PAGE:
Meet & Walk & Talk
We’ve all sat through long meetings, feeling hot & stuffy and, no matter how interesting the subject matter, worrying that you might just nod off. How much better can you feel going out into the fresh air & (ever hopeful) sunshine?
As we spend a majority of the working day glued to a screen (& even more when we get home too), walking meetings may be more beneficial than ever before.
Have a meeting on the go doesn’t have to be a big commitment. It may take a little longer, but there are so many benefits.
The plus points
- Clearly, you get a bit of easy physical activity – helps your general health & immediately lifts your mood
- Can promote inspiration & even clarity just from being in a new setting
- It can help you focus (after all it’s difficult to walk & text)
- A slightly more relaxed setting can put staff at ease, allowing them to open up & connect
- It helps you connect with your local surroundings – if you experience things you appreciate them more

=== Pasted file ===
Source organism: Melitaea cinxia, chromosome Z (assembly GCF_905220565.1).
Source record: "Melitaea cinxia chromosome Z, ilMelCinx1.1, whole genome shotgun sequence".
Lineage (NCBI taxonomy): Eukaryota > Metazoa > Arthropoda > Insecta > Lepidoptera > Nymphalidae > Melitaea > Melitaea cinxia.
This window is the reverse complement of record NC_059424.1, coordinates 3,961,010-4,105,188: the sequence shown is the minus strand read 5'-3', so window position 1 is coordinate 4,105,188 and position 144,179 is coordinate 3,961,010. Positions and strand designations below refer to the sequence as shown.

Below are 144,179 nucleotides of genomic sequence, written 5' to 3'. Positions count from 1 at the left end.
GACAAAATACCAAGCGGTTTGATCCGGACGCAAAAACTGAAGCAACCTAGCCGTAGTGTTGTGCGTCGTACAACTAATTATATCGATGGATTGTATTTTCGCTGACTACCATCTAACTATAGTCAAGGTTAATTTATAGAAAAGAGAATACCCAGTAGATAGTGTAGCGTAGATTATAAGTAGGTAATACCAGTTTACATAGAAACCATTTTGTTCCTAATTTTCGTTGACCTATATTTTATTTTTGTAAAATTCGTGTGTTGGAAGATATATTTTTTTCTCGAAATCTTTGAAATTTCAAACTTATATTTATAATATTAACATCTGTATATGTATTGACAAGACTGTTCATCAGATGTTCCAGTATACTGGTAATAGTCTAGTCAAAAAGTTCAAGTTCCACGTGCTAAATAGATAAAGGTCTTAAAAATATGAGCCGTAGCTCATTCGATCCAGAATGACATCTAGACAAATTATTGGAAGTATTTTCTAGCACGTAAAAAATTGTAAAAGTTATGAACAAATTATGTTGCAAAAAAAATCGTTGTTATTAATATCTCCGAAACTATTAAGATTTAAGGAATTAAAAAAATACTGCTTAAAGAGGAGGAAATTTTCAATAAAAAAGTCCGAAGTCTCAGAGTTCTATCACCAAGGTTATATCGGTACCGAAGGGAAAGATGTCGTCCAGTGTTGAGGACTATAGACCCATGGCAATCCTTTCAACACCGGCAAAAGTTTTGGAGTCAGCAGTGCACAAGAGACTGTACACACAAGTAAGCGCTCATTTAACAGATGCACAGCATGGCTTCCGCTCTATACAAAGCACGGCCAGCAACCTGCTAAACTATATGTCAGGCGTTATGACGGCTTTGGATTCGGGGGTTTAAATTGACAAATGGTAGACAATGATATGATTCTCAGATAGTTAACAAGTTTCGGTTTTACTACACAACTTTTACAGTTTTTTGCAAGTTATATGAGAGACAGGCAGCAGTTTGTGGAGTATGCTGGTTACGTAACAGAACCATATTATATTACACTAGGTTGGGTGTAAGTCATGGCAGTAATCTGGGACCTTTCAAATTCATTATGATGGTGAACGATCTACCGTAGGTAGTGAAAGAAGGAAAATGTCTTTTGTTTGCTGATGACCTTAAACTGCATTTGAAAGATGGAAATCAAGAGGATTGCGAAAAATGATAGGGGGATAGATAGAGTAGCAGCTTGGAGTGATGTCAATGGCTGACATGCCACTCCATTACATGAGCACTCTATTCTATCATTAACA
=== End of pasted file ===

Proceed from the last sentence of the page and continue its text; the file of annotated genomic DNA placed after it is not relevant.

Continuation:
- Work relationships can be strengthened by shared activity.
Obviously I wouldn’t recommend a walking meeting when it’s tipping down with rain (although that could be refreshing!!).
Here are some top tips for planning your walking meetings:
- Plan the route, with defined start & finish points. This will help keep to time.
- Be flexible to avoid noise & distractions. Try an alternative route or just a quick detour down a quiet side street
- Limit spontaneous meetings to four people. Large groups work too, but these need extra planning.
- If it’s convenient, add a destination to your walk, whether to get an errand out of the way or take in a special view. People will feel more inclined to join you.
- Rather than a formal agenda, have a general itinerary in mind before the walk and use time and/or location benchmarks to guide discussion.
- Be aware of the time – keep it to 30 minutes or less, or you’ll all get tired.
- You may all have different walking speeds, so adjust your speed or gait to keep together. If you’re with a big group, try to let mini-groups form naturally.
- If you need to take notes, you can use your phone (e.g. note-taking apps available, like Evernote) or a good old notebook.
- If people need extra persuasion, you could tempt them with a coffee during the first outing.
Walking won’t be right for some meetings, but it might just be a fun, healthy & even productive thing to try.
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